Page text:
Though I get varying degrees of enjoyment from virtually all the bands that constitute the overall “Muddy Roots” world, there was only one that I really just could not stomach: Reverend Peyton’s Big Damn Band. Over the years, there’s been no quicker punch out for me than when Rev. Peyton came on a podcast. It just felt so gimmicky. His voice was so inflected, and the lyrics so repetitive. I never felt the need to go public with my disdain–there was nothing productive in that–and even though I couldn’t stand the music, you’d have to be stupid to not notice that Reverend Peyton is possibly the best finger style slide guitar player the Deep Blues boasts.
But as the songs on Between The Ditches began to trickle out, I began to wonder if Reverend Peyton had evolved into a different animal. When the barrel-chested, Brutus-looking man took the stage at the Muddy Roots Festival this summer with Washboard Breezy and drummer Aaron “Cuz” Persinger, they put on one of the marquee performances of the weekend. The crowd lost their minds, busting up hay bales meant for seating and tossing them in the air in a wild scene.
I swear, it is almost like Reverend Peyton had a little window into my brain when making Between The Ditches, because virtually every one of the concerns I had about their sound going in was resolved, while still keeping what is at the heart of their raucous and rowdy Delta-blues sound completely alive.
For an underground roots band, Reverend Peyton is “making it.” Worming their way on to the Warped Tour and opening for The Reverend Horton Heat, they’ve found some traction with their music by working hard and taking a professional approach as opposed to compromising their sound. That is what’s great about Between The Ditches. It’s not a change, it is a refinement. Thought Rev. Peyton still has the same bellowy voice, he’s figured out how to employ it better, keep it in check when it could be grating. Though the repetitiveness in some of the lyrics remains, it’s measured. And though there’s still the Vaudevillian feel, there seems to be new value put on the music over the show.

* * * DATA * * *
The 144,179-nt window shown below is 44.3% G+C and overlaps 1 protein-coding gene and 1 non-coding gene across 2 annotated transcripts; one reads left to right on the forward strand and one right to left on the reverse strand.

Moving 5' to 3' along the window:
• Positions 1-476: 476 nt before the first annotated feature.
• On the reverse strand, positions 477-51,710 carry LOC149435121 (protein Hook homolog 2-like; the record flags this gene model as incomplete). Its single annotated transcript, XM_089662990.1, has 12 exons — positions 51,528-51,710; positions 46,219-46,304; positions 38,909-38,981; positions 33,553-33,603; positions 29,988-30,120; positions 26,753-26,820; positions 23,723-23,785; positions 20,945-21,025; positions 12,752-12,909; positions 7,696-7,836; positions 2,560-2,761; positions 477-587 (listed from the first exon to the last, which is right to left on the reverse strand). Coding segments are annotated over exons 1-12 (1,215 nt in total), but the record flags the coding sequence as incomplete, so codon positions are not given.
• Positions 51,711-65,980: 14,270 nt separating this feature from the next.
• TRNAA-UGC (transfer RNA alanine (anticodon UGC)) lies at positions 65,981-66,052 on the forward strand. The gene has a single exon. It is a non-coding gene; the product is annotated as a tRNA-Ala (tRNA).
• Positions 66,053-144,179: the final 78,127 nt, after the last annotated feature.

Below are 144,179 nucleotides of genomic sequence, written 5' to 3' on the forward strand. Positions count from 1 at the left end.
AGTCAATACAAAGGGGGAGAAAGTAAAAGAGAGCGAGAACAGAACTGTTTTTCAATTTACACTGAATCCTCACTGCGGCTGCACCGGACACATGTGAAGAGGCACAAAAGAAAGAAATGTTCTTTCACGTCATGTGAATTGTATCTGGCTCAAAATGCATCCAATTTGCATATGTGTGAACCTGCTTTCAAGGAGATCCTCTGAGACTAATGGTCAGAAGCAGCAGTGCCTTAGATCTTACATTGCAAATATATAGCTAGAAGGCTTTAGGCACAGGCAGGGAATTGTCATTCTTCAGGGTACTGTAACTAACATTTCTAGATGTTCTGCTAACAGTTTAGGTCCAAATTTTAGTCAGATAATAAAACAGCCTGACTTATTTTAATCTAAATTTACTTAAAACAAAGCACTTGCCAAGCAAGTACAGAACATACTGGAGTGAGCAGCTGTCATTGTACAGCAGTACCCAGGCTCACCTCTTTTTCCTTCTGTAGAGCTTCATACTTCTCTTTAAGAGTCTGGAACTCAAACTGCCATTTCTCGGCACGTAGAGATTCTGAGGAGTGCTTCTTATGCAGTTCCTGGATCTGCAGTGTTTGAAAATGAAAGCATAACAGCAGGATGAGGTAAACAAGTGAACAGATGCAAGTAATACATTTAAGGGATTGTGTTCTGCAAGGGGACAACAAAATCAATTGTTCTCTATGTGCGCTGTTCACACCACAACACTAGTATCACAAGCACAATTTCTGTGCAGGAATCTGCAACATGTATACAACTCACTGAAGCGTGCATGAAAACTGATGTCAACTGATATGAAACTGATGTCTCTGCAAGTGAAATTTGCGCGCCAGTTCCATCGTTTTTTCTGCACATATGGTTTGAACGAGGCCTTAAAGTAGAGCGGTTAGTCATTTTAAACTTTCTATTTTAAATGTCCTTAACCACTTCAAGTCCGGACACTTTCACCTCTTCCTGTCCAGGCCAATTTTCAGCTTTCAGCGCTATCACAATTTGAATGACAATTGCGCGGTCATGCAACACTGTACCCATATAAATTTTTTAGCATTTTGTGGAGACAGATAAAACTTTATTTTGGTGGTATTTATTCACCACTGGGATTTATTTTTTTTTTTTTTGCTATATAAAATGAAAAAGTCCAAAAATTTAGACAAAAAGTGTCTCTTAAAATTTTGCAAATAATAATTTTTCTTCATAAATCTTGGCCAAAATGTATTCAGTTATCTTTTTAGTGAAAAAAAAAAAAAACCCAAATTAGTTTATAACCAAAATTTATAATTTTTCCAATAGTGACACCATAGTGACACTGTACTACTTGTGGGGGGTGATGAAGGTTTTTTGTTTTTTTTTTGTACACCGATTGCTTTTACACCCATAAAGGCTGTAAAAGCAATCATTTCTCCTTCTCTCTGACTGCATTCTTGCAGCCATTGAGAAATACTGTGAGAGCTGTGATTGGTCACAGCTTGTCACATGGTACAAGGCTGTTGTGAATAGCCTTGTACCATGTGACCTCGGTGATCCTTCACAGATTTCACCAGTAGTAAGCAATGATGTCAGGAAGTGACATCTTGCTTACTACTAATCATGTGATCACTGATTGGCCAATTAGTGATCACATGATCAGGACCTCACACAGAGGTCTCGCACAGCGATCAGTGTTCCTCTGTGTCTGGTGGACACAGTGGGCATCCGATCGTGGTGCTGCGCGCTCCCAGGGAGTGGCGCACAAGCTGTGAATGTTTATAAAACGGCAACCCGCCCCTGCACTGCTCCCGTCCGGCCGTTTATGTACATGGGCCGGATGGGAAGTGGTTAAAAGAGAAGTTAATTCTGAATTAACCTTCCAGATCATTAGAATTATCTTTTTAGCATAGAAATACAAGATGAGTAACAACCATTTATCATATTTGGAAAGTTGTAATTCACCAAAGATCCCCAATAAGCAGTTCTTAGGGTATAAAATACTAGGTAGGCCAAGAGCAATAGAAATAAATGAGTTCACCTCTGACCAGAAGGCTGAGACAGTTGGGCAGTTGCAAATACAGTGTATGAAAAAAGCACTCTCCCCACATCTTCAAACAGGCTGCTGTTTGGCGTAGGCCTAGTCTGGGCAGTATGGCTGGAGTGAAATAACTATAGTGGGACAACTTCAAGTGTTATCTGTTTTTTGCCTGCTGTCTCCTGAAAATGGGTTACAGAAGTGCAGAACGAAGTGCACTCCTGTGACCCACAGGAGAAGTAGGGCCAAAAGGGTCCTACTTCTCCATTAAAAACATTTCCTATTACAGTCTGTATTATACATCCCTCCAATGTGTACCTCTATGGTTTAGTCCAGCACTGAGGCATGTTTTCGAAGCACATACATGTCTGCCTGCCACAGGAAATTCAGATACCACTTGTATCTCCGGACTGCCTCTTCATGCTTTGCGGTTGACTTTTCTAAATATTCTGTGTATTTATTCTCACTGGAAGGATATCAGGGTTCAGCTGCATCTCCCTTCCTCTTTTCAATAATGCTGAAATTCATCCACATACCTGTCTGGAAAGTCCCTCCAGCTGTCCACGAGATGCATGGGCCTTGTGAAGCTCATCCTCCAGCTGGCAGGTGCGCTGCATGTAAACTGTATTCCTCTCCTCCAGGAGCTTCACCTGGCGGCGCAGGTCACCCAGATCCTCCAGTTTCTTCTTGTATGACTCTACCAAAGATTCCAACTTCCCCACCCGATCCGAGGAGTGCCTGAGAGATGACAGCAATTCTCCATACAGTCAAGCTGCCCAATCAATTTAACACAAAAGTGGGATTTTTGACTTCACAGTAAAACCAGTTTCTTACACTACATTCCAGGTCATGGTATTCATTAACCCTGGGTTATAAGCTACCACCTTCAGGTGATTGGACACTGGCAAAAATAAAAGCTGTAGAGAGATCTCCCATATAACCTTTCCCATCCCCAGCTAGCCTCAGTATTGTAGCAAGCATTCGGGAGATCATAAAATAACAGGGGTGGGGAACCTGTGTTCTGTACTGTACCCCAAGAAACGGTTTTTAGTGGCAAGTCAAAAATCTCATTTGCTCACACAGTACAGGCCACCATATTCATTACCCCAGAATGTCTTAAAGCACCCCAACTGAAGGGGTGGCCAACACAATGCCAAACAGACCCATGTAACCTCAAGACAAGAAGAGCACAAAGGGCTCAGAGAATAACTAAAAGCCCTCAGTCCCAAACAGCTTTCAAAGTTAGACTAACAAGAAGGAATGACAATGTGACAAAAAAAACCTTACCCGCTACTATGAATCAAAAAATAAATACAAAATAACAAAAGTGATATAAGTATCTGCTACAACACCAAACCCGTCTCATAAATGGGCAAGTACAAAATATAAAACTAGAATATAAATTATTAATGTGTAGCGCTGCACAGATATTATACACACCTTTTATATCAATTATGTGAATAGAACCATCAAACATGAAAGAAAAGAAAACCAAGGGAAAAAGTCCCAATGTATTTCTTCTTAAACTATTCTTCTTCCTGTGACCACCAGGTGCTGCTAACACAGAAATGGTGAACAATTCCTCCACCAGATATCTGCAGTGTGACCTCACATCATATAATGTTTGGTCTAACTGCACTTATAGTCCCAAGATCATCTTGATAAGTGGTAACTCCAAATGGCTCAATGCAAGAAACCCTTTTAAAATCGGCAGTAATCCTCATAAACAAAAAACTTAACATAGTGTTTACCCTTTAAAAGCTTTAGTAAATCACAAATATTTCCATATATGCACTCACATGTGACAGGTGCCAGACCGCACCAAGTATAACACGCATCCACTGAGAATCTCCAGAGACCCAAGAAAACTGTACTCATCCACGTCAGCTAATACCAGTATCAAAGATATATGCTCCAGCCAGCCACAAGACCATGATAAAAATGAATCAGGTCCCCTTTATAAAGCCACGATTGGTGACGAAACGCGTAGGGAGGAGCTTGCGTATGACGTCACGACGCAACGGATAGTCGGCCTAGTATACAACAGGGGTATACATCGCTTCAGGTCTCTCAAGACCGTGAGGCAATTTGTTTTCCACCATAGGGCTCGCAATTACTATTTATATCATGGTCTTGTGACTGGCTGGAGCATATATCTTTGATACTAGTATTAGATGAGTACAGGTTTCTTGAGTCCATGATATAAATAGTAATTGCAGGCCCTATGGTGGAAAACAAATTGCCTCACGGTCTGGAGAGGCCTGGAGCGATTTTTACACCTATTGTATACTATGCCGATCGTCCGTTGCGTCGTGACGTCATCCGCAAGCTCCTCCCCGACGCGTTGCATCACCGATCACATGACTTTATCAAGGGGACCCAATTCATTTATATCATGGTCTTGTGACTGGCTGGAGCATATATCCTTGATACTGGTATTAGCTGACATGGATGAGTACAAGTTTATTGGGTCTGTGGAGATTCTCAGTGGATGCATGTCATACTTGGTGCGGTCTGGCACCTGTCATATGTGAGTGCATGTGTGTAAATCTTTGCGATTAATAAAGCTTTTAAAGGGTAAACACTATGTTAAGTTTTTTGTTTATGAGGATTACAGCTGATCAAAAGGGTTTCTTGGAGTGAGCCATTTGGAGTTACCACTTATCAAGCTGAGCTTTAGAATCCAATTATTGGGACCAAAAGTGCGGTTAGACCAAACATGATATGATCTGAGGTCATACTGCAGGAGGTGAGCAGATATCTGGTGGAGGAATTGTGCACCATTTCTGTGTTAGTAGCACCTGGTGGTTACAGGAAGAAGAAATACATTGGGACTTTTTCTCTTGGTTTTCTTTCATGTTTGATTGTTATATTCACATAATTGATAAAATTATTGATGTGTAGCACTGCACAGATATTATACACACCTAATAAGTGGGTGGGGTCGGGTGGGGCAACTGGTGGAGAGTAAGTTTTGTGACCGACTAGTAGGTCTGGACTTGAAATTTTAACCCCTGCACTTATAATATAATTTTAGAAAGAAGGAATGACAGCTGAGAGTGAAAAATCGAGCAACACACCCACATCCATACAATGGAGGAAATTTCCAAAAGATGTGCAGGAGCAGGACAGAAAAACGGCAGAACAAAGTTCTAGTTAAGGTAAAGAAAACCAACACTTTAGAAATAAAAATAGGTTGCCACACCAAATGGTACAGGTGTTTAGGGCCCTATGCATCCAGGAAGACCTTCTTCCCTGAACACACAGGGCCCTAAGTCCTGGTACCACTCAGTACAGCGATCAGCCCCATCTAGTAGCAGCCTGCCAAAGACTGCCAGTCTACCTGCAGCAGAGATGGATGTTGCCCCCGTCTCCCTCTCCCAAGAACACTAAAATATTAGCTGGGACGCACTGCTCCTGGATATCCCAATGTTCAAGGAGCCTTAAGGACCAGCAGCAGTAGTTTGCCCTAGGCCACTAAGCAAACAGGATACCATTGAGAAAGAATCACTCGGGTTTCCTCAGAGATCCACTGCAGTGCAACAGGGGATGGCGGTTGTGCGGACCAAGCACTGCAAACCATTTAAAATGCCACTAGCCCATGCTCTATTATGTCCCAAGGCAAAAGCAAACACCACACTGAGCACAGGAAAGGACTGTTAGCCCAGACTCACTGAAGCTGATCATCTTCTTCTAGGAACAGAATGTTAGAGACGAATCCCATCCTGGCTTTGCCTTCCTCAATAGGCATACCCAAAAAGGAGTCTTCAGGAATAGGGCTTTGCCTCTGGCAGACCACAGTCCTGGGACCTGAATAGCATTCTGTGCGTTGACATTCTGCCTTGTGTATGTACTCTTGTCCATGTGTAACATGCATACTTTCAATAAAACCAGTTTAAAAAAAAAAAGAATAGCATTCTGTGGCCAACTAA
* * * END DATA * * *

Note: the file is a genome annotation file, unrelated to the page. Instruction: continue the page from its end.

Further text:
But the best part about Between The Ditches is the songs, like the deep, groovy “Big Blue Chevy ’72”, the fun look at political fatuousness “Shake ’em Off Like Fleas”, and the “Between The Ditches” title track preaching about the dangers bands face being on the road. “The Money Goes” may be the best example of Rev. Peyton’s evolution, how the lyrics evolve over time instead of relying on one catchy line.
The big surprise of Between The Ditches and possibly the best song is the enigmatic “I Don’t Know”. This song catches you completely off guard with its approach and theme. The usually grounded and folksy Big Damn Band gets insightful and inquisitive, as Rev’s slide finds the top register in echo to lyrical lines in a stroke of brilliant composition.
There are a few songs I may have left off, like the repetitious “Shut The Screen” that reminded me of the song “Everything’s Raising” that was seminal to my previous distaste of this band. But one of the great attributes of Between The Ditches is how it guides you into understanding Reverend Peyton’s approach, how he sometimes uses repeating lyrical lines to engage you in a rhythmic cycle meant to ensnare you in the music. This is not music to listen to, it is music to feel. In the spirit of Delta blues, it grooves, and cycles and repetition are important both to its effectiveness, and to the roots of the music.
This is a good album. It’s not for everyone, and Reverend Peyton’s Big Damn Band will always be a better experience live with the energy they evoke. But it’s a great home edition, and a great step in the direction of opening up their music to a greater audience.
1 3/4 of 2 guns up.
– – – – – – – – – – – – – – – – – – – – – – – – –